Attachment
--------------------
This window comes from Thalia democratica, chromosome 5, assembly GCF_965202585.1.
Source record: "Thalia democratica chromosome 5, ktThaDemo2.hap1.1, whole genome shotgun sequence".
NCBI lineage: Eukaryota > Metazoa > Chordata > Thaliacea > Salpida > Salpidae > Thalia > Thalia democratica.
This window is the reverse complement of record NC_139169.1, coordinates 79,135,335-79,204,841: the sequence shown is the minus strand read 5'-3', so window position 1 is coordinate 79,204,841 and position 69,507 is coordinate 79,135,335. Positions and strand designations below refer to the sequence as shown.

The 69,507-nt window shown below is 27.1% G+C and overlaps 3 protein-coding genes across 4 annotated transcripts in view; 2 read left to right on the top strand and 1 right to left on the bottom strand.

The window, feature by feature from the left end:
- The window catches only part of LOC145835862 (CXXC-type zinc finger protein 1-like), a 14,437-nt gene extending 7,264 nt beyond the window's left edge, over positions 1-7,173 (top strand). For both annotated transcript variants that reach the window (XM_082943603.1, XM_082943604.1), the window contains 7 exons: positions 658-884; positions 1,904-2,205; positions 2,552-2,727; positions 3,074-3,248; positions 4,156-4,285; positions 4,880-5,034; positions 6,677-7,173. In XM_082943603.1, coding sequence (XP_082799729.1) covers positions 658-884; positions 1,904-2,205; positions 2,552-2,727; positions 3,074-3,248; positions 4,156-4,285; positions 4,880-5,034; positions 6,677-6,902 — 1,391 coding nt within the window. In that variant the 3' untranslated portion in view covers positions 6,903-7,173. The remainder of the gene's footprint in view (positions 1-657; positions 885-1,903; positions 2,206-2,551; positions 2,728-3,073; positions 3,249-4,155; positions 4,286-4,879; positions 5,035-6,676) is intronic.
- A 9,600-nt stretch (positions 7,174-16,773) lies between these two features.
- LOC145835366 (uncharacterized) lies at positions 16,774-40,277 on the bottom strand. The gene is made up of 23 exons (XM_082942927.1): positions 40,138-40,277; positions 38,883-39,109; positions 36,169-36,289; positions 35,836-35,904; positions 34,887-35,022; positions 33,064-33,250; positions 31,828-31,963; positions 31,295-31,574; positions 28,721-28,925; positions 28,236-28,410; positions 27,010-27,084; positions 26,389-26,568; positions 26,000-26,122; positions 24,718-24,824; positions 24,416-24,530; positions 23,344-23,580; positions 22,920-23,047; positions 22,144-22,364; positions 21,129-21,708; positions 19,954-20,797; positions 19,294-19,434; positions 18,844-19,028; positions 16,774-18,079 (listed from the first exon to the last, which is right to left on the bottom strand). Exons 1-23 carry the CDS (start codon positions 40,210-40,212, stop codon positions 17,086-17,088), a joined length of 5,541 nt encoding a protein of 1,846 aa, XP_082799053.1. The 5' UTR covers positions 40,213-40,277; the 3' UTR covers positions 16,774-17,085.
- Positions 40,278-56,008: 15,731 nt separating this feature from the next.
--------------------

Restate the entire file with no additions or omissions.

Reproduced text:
This window comes from Thalia democratica, chromosome 5, assembly GCF_965202585.1.
Source record: "Thalia democratica chromosome 5, ktThaDemo2.hap1.1, whole genome shotgun sequence".
NCBI lineage: Eukaryota > Metazoa > Chordata > Thaliacea > Salpida > Salpidae > Thalia > Thalia democratica.
This window is the reverse complement of record NC_139169.1, coordinates 79,135,335-79,204,841: the sequence shown is the minus strand read 5'-3', so window position 1 is coordinate 79,204,841 and position 69,507 is coordinate 79,135,335. Positions and strand designations below refer to the sequence as shown.

The 69,507-nt window shown below is 27.1% G+C and overlaps 3 protein-coding genes across 4 annotated transcripts in view; 2 read left to right on the top strand and 1 right to left on the bottom strand.

The window, feature by feature from the left end:
- The window catches only part of LOC145835862 (CXXC-type zinc finger protein 1-like), a 14,437-nt gene extending 7,264 nt beyond the window's left edge, over positions 1-7,173 (top strand). For both annotated transcript variants that reach the window (XM_082943603.1, XM_082943604.1), the window contains 7 exons: positions 658-884; positions 1,904-2,205; positions 2,552-2,727; positions 3,074-3,248; positions 4,156-4,285; positions 4,880-5,034; positions 6,677-7,173. In XM_082943603.1, coding sequence (XP_082799729.1) covers positions 658-884; positions 1,904-2,205; positions 2,552-2,727; positions 3,074-3,248; positions 4,156-4,285; positions 4,880-5,034; positions 6,677-6,902 — 1,391 coding nt within the window. In that variant the 3' untranslated portion in view covers positions 6,903-7,173. The remainder of the gene's footprint in view (positions 1-657; positions 885-1,903; positions 2,206-2,551; positions 2,728-3,073; positions 3,249-4,155; positions 4,286-4,879; positions 5,035-6,676) is intronic.
- A 9,600-nt stretch (positions 7,174-16,773) lies between these two features.
- LOC145835366 (uncharacterized) lies at positions 16,774-40,277 on the bottom strand. The gene is made up of 23 exons (XM_082942927.1): positions 40,138-40,277; positions 38,883-39,109; positions 36,169-36,289; positions 35,836-35,904; positions 34,887-35,022; positions 33,064-33,250; positions 31,828-31,963; positions 31,295-31,574; positions 28,721-28,925; positions 28,236-28,410; positions 27,010-27,084; positions 26,389-26,568; positions 26,000-26,122; positions 24,718-24,824; positions 24,416-24,530; positions 23,344-23,580; positions 22,920-23,047; positions 22,144-22,364; positions 21,129-21,708; positions 19,954-20,797; positions 19,294-19,434; positions 18,844-19,028; positions 16,774-18,079 (listed from the first exon to the last, which is right to left on the bottom strand). Exons 1-23 carry the CDS (start codon positions 40,210-40,212, stop codon positions 17,086-17,088), a joined length of 5,541 nt encoding a protein of 1,846 aa, XP_082799053.1. The 5' UTR covers positions 40,213-40,277; the 3' UTR covers positions 16,774-17,085.
- Positions 40,278-56,008: 15,731 nt separating this feature from the next.